With the zombies all painted up, I found myself reaching for something hobby related to work on. Sure, I could work on some models that I’ve been neglecting for years in preparation for an upcoming Apocalypse game, but where’s the fun in that? One thing that I could work on, but I really shouldn’t, is painting up the heroes for Zombicide.
Some might argue that it’s more important to have the heroes painted up than the villians, but I contend the opposite: when you play the game, you’re only using a small subset of the available heroes, but theoretically all of the zombies can make an appearance. At any given time, there will be–at a maximum–six or so characters, but there could be more than a hundred zombies on the table, so they’re certainly going to catch your eye. That doesn’t even factor in the fact that zombies are color coded, so need to be in a simply enough scheme to know at a glance what color they are so they’re necessarily more plain in coloring and therefore easier to paint.
Characters need to be more recognizable for who they are and are something that players are going to identify with, so one should really spend a little more time painting them up. Sure, there are roughly 500% more zombies in the box, but for these reasons, I opted to paint the zombies first. When they were finished, I really contemplated calling it a day, but some wild hair caused me to reach into the box and try my hand at painting a few heroes as well.
For the first go-around, I opted to filter through the cards to find those people that had more black in their scheme than others. I figured that would make them far easier to paint, since I basically undercoat everything in black anyway.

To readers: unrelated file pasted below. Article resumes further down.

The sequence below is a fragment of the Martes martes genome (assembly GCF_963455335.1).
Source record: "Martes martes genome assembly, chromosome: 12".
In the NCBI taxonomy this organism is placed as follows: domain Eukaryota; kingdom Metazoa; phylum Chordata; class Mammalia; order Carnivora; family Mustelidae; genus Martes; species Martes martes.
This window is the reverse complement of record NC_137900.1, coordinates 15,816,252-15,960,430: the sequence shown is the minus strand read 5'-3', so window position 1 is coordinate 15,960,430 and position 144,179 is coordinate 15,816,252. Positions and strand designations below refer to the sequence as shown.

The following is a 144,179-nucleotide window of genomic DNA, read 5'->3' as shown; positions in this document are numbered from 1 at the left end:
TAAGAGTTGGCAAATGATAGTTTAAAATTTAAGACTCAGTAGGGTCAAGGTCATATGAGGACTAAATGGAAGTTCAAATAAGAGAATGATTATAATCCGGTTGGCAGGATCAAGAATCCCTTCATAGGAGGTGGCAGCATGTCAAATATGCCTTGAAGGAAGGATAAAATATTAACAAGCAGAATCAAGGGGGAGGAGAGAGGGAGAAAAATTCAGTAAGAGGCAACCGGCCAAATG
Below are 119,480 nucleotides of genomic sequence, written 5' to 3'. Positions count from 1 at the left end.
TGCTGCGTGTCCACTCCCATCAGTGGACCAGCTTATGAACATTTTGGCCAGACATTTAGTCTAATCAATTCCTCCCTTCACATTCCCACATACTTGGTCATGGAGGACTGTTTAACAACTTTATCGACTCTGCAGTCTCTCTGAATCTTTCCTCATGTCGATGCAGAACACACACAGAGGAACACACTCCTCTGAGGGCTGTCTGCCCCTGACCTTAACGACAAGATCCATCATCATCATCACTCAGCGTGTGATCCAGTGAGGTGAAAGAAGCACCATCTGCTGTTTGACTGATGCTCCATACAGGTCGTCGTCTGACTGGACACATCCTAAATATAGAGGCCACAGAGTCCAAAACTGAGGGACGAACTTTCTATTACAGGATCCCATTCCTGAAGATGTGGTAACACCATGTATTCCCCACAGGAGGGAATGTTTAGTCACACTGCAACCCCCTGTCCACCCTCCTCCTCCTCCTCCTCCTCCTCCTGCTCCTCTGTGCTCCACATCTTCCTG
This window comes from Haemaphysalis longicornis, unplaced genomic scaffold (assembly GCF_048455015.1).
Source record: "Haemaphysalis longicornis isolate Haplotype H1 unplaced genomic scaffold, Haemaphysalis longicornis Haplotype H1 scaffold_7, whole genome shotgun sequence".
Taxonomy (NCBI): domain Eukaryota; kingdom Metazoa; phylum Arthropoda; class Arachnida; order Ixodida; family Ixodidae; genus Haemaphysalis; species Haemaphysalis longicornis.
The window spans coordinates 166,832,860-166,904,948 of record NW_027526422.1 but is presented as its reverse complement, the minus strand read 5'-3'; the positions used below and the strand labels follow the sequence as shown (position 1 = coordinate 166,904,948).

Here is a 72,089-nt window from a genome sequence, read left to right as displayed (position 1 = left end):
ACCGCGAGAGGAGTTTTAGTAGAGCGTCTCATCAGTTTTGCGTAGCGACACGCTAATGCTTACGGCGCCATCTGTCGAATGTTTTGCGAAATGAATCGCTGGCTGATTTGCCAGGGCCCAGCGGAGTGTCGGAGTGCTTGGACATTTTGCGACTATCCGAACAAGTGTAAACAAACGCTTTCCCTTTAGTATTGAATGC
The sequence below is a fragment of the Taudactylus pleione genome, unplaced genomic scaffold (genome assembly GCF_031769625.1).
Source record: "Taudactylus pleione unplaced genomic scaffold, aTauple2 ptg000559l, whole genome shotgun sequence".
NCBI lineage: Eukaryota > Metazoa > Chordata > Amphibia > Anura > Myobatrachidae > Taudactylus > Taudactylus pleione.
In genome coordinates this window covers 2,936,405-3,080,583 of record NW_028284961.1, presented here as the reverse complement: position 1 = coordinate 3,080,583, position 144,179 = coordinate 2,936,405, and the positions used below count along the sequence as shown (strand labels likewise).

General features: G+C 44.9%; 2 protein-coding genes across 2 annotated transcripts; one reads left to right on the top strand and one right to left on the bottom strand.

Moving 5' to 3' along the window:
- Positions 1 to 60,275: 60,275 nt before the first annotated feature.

The first of the characters on the chopping block turned out to be Dan, the firefighter. I chose him because he was dressed essentially in black from head to toe. With this model, I was basically setting a standard that I was hoping to paint all of the others figures to. The goal was to get them to look like the character on the card, but not to spend a ridiculous amount of time on any figure. I wound up painting Dan, his Zombivor (which is probably supposed to be pronounced like “survivor”, but I pronounce more like ‘Zomb-a-vore’), along with the next two models (and their zombivors) in a single afternoon. In total, that meant I was spending probably between 30-60 minutes per figure and coming up with something that was a relatively good resemblance of the card photo. Sure, if you look closely, you’ll notice lack of detail (eyes, shoelaces, etc.), but I suspect you’d have a hard time mistaking him for another character from the game.
After Dan, I worked on “M. Phal,” who comes from the Gaming Night Kit #4 and is apparently based upon a French character from films. If I understand correctly, he’s roughly akin to Mr. Bean, and is just generally annoying (hence the “Taunt” ability on his player card). I wound up buying him on ebay for $10 shipped, because why not? He’s in even more black than Dan, but the reason I didn’t work on him first is that his card has subtle pin-striping on his suit and I wasn’t sure how to pull that off. What I wound up doing was doing the pin-striping on the model over the black base-coat and then applying a few layers of black wash over the top of it. The end result isn’t perfect, but it works at this level of quality: a subtle striping within the suit.
Grindlock was the third model I worked on and the special tweak on this figure is definitely the tattoos. My friend, who also wound up painting up his copy of Zombicide, said he didn’t even bother with the tats. The thing is that they’re really not that hard: just use a micron pen. It takes a somewhat steady hand, but since I’m not trying to great work, it’s easy to pull off. I’ve used this technique before on my Grey Knights, but you can also see quite a bit of scrollwork on my bastion.
So, after knocking out three characters (six figures total), I have to say that I no longer consider it impossible–or even overwhelming–to think that I could paint them all up. I’m not going to say that I’ll do it anytime soon, but if I were to be able to keep this pace, I would be done with them within a month’s time. More realistically, I’ll be done by 2018…